<integer>-14185</integer>
                        <key>KeyboardLayout Name</key>
                        <string>Russian_ё</string>
                </dict>
        </array>
</dict>
</plist>

By default the plist is stored using a binary format, so to edit it, I had to convert it to XML with plutil -convert xml1 ~/Library/Preferences/com.apple.inputsources.plist. Then I removed everything from inside the <array> tag and restarted. This did the trick.

Fixing the layout

Apparently the main issue was that the custom English layout’s id was 1. I had done that on purpose in order to replace the system one and be able to switch layouts with Caps Lock; of course, it’s very hard to do that now in macos 12 (if at all possible), so I changed the identifier in Ukelele (or you can edit the .keylayout file in a text editor). The Caps Lock switch is an official flag in Ukelele now: check the “Caps Lock Switch” checkbox for non-English layouts.

The "Caps Lock Switch" checkbox in Ukelele

In Ukelele, if you open a layout so that you see the keyboard representation, you can click the Info toolbar button to open the Inspector. Changing the Script from and to Unicode changes the layout id, which is very useful to find out whether the system does use the updated bundle: use the plutil command from above and check the values for KeyboardLayout ID.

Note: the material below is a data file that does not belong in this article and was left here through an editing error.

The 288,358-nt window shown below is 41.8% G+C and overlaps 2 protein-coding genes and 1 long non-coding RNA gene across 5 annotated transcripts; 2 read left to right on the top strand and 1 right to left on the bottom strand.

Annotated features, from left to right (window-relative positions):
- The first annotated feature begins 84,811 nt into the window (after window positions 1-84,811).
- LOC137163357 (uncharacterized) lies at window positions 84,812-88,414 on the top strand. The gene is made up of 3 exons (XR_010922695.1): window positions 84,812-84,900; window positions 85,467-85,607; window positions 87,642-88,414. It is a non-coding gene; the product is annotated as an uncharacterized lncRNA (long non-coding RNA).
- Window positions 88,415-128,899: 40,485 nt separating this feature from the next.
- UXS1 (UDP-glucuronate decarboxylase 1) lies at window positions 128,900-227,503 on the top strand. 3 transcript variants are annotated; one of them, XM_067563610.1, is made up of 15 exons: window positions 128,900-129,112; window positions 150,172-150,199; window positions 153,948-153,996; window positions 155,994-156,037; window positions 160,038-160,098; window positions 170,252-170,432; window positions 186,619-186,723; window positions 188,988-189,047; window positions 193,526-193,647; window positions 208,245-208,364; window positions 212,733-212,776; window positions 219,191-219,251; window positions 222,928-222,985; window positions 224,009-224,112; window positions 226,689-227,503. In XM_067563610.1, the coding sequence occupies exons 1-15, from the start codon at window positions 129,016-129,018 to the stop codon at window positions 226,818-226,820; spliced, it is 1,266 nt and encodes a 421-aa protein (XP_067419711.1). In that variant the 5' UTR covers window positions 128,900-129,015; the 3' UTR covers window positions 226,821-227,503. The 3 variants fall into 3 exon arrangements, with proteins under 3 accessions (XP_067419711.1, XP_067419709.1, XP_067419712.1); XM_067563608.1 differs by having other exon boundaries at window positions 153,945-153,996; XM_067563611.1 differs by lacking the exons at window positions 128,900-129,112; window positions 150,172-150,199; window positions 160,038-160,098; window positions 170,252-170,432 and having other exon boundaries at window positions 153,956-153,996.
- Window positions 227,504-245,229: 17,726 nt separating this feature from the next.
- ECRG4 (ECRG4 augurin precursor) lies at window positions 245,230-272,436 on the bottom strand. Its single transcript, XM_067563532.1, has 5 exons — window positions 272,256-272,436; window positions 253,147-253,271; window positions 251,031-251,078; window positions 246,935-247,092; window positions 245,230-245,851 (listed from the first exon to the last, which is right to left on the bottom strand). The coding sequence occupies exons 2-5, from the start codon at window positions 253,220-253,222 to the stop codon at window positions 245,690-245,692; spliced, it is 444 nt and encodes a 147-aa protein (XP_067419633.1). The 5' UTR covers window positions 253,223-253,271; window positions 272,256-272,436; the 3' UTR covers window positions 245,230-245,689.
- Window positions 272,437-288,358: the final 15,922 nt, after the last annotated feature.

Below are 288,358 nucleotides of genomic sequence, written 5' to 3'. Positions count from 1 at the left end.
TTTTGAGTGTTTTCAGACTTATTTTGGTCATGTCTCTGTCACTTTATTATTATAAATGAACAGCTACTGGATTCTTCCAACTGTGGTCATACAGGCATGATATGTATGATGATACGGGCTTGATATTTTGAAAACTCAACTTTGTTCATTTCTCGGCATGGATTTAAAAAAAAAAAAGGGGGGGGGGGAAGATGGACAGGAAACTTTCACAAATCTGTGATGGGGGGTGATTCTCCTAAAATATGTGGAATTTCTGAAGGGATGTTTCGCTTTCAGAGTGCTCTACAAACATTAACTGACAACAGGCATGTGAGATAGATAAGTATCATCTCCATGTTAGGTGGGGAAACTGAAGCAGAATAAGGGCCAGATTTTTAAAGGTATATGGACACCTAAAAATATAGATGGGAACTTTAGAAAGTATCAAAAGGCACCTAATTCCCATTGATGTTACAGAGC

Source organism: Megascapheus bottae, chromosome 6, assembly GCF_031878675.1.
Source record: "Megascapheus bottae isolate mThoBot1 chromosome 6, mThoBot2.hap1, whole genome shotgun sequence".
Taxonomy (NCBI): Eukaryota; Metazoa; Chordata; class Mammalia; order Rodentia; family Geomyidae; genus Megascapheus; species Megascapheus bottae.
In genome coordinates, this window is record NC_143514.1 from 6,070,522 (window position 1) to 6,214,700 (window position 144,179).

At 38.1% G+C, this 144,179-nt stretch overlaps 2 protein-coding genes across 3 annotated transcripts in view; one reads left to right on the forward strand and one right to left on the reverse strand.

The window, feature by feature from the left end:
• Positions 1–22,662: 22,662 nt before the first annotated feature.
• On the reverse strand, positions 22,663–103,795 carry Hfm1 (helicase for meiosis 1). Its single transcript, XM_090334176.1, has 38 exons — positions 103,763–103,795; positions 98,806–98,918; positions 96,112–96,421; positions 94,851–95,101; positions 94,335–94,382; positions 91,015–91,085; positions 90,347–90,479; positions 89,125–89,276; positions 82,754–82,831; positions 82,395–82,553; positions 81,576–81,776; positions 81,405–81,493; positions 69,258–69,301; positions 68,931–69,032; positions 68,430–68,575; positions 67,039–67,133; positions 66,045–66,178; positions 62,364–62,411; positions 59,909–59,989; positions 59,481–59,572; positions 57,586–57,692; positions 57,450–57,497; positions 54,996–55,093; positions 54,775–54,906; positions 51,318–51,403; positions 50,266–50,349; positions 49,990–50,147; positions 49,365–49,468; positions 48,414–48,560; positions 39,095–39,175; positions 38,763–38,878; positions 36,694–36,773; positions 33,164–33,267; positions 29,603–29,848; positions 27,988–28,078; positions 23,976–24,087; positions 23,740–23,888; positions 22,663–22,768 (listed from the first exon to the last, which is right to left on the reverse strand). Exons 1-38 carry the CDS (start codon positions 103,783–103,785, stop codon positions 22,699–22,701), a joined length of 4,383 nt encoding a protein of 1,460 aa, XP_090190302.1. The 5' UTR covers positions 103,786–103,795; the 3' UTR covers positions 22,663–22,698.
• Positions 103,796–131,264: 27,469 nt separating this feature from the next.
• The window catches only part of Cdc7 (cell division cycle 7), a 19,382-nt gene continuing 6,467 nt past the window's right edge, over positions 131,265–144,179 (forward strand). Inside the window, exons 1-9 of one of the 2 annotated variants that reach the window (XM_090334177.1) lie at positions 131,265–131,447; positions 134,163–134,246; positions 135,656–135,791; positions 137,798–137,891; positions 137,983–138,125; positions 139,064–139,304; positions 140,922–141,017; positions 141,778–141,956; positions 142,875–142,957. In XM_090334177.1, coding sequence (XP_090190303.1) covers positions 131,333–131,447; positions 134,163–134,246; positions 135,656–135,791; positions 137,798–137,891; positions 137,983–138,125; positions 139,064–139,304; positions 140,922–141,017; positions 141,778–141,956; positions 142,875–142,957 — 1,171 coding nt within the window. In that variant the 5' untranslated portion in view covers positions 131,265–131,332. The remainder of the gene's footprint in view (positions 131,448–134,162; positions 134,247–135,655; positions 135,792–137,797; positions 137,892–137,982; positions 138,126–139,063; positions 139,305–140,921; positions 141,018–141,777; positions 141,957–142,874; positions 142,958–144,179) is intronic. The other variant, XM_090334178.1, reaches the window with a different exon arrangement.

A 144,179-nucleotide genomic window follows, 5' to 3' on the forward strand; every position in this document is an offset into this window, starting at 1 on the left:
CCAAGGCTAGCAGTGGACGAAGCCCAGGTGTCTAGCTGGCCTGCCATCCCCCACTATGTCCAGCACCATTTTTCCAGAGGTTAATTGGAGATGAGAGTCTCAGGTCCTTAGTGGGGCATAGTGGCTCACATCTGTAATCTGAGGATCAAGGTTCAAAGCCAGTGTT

A more obvious way is to rename the layouts; I did it for both of mine, but the Russian one continued to have the old name even though Ukelele showed the new one. It turned out I had to right-click on it in the list, select “Localise Keyboard Name…” and rename it for all languages in the dialog too; for some reason, I didn’t have to do that for the English layout.

Fixing the Caps Lock switch

Switching keyboard layouts with Caps Lock is a nice and quick action, which was originally enabled by Karabiner and then added to OS X. Unfortunately it didn’t always work, and even now, while working on one MBP, it failed on this other MBP.

The Keyboard preferences have the “Use the Caps Lock key to switch to and from last used Latin input source” checkbox checked, but it never worked on this MBP with layout issues. After fixing the layouts, it continued not working. I went to the Keyboard tab, clicked “Modifier Keys…”, switched to “Apple Internal Keyboard / Trackpad” (I have no idea why it was set to “Bluetooth USB Host Controller” by default), toggled the Caps Lock key to “No Action”, confirmed my choice, then switched back to “Caps Lock”. And magic, it started working!

By the way, those two original layouts are still present in the picker even though the old bundle is gone from ~/Library/Keyboard Layouts/ and I tried restarting as well?!

My keyboard layouts for reference: custom_kbd.bundle.zip.

mac

Note: The comments in the blog are provided by disqus.com; if you don't see the comment form under the post, probably your browser or its extension (such as uBlock Origin or NoScript) blocks their scripts.

« Fixing NTP client on a Mikrotik router

Comments